NEC Announces Election Rules Announced

The National Election Commit­tee presented Tuesday the rules for campaigning in the upcoming national election during a meeting with political parties, election NGOs and the media.

Campaigning can take place from June 26 to July 25, said NEC member Em Sophat, who, as chair of the meeting, went through the NEC’s most current election rules.

Individuals cannot be criticized on the campaign trail, the NEC rules dictate. They also ban the use of government facilities, police, military uniforms or weapons. Threats, intimidation and vote-buying are also prohibited.

Campaigning must cease July 26, according to the NEC, and election materials must be torn down within 15 days of the election.

“Media and NGOs must be neutral and not involved with political party campaigns…. But I urge you to help with election education,” Em Sophat said, adding that election materials prepared by NGOs must be reviewed by the NEC.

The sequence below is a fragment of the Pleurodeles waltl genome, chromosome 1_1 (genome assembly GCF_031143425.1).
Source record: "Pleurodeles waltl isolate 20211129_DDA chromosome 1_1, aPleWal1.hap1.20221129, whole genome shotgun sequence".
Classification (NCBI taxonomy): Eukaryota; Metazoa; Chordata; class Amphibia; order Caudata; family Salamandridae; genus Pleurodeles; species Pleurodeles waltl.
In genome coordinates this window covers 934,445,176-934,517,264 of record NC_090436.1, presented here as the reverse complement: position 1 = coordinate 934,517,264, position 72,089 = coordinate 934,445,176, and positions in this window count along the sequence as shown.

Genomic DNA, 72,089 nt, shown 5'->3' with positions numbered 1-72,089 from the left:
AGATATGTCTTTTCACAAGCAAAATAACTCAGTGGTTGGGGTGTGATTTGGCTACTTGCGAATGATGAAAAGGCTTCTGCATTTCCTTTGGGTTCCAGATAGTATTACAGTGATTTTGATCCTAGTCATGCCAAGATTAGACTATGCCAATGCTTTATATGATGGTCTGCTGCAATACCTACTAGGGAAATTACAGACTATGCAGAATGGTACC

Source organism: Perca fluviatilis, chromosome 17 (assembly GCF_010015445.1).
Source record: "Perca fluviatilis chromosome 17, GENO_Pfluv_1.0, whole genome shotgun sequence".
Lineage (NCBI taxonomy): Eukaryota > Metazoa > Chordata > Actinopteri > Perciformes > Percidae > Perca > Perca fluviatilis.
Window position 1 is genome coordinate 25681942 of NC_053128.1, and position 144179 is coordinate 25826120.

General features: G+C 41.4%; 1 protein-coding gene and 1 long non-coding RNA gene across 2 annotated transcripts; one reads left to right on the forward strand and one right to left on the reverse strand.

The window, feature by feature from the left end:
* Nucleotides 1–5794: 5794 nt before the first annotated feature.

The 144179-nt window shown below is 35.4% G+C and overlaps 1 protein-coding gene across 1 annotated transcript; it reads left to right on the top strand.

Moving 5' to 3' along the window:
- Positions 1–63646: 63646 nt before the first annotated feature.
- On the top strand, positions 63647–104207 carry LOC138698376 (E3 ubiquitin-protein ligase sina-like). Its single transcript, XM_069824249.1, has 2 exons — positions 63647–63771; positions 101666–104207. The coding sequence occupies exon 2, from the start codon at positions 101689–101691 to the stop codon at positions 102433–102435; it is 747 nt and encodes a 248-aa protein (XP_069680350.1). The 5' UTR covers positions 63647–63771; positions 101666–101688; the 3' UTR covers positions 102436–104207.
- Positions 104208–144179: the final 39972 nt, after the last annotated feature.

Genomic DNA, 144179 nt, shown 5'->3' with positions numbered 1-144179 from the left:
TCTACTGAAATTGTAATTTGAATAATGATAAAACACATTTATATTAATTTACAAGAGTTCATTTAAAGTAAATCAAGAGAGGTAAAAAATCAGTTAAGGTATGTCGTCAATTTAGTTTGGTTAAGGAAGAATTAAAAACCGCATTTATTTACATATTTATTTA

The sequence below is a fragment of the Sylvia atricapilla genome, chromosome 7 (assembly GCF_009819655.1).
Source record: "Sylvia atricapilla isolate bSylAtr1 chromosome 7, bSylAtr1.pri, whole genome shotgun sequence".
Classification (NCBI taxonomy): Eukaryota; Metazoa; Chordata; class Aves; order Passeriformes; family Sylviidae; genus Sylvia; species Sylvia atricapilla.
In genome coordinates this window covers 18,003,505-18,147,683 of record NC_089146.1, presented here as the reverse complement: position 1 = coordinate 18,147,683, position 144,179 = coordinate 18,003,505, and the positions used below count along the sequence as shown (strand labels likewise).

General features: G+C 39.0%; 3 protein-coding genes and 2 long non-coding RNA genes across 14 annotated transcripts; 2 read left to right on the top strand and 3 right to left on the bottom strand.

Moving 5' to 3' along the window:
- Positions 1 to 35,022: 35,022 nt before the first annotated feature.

The NEC is monitoring airtime equity, Em Sophat said, while instructing private radio and TV stations to sell equal airtime to all parties at affordable prices.

There is one main difference in the rules from past elections.

“Campaign-related disputes will be finally decided by the Con­stitutional Council, unlike in the past, when it was ultimately decided by the NEC,” Em Sophat said.

Party representatives used the meeting Tuesday to air concerns about the campaign so far.

Local authorities have been blocking some signs from being set up in public places, some party members told the NEC. They also asserted that CPP-af­filiated commune and village chiefs have been discriminating when it comes to distributing voter information cards to members of other parties. In addition, they claimed the CPP dominates TV airtime, asking the NEC to intervene.

The NEC’s secretary-general, Tep Nytha, downplayed concerns.

“There were clashes but they were reduced remarkably since 1998,” he said, referring to when the NEC first organized the election. He said greater election time stability was also because of increased awar­eness of campaign rules among parties, local officials and the public.

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